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On Your Marks...
Wednesday 25th May 2011 11:58 AM
The 2012 Olympic Games offer UK churches a once-in-a-lifetime opportunity to engage with their local community. Peter Meadows of More than Gold encourages us to get ready for next summer
Who will be people talking about during the London 2012 Olympic Games? Usain Bolt? Tom Daily? Paula Radcliffe? Chris Hoy? What about Jesus? That's the dream of many churches across the UK as they prepare for the coming Olympics and Paralympics. This will be nothing new; for almost two decades it's been happening at Summer and Winter Games around the world.
At the Atlanta Games in 1996 churches gave out over three million cups of cold water to visitors on the streets. During the Sydney Games in 2000 churches ran over 100 sports clinics for disadvantaged young people. In Beijing in 2008 more than 30 teams of creative artists performed in pubs, clubs, malls, coffee houses and orphanages. Now the baton has been passed to the UK, with churches invited to seize this opportunity through tried-and-tested programmes of outreach, hospitality and service.
Can I believe in science and the Bible?
Wednesday 25th May 2011 11:52 AM
Tough Questions: 'Can I believe in science and the Bible?'
How do we respond to claims that scientific discovery has discredited the Bible? Paul Chamberlain encourages us to use our intelligence to look at each differently.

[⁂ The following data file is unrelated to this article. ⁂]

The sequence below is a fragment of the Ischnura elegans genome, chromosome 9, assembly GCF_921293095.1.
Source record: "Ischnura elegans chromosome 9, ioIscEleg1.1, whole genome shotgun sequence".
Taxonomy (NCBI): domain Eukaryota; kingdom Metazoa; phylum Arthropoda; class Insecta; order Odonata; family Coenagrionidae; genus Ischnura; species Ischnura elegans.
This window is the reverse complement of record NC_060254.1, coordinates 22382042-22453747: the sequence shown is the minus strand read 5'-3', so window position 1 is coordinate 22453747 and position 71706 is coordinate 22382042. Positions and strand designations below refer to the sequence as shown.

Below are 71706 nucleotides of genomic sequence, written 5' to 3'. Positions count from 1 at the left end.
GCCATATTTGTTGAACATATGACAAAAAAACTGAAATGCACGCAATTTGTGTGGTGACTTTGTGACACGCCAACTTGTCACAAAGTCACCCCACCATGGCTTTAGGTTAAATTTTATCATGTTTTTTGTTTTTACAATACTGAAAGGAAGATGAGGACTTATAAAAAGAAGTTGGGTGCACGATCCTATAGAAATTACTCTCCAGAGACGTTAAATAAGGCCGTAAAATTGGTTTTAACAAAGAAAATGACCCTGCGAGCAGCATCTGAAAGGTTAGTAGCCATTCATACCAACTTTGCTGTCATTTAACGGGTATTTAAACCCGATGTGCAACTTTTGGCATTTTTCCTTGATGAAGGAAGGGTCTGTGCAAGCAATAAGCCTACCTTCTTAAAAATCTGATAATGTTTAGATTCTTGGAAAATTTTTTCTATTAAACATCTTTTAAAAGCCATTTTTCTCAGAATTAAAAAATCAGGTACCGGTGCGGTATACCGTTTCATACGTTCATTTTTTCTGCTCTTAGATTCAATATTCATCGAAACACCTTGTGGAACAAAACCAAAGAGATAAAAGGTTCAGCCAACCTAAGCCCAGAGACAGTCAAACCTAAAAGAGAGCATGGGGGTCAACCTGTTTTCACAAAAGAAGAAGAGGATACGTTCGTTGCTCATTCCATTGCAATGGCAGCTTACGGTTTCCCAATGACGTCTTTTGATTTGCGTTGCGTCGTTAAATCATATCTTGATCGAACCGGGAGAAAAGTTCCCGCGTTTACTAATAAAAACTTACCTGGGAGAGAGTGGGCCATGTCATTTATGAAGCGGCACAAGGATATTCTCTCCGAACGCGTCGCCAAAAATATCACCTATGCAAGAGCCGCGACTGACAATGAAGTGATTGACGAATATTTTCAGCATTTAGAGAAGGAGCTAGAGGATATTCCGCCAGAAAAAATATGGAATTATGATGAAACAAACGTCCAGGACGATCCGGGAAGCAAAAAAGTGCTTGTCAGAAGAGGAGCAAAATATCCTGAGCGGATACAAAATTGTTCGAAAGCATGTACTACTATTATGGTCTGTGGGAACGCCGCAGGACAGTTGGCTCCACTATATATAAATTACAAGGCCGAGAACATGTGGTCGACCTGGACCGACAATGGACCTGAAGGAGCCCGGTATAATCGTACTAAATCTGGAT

The short answer to this question is 'yes', as many scientists who are Christians will tell you. However, the longer answer is more complicated! Whether you think you can believe in both science and the Bible depends upon what you're expecting to get from each of them. For example, where should we go for answers to questions as diverse as: Where does rain come from? What is lightening? Is there a God?
Let's start with the Bible. It is an ancient document produced over at least 1,000 years in many diverse settings, as well as being God's word. The question is: what should we expect from the Bible, and how should we correctly read it? The key thing is to consider the genre of the thing you are reading; in other words, what type of literature is this? We all know about genre, but rarely realise it! We read a letter from our bank manager differently to a letter from a lover, because they are different genres. In the same way we read the poetry in Psalm 18:2: 'The Lord is my rock, my fortress, and my deliverer', differently to Acts 27:29: 'Fearing that we would be dashed against the rocks, they dropped four anchors from the stern and prayed for daylight'. The latter clearly refers to a physical rock which destroys a boat, the former means that God is like a rock to the Psalmist, i.e. he is dependable and strong, solid. So genre matters when we read the Bible, otherwise we might mistake what the author was trying to say.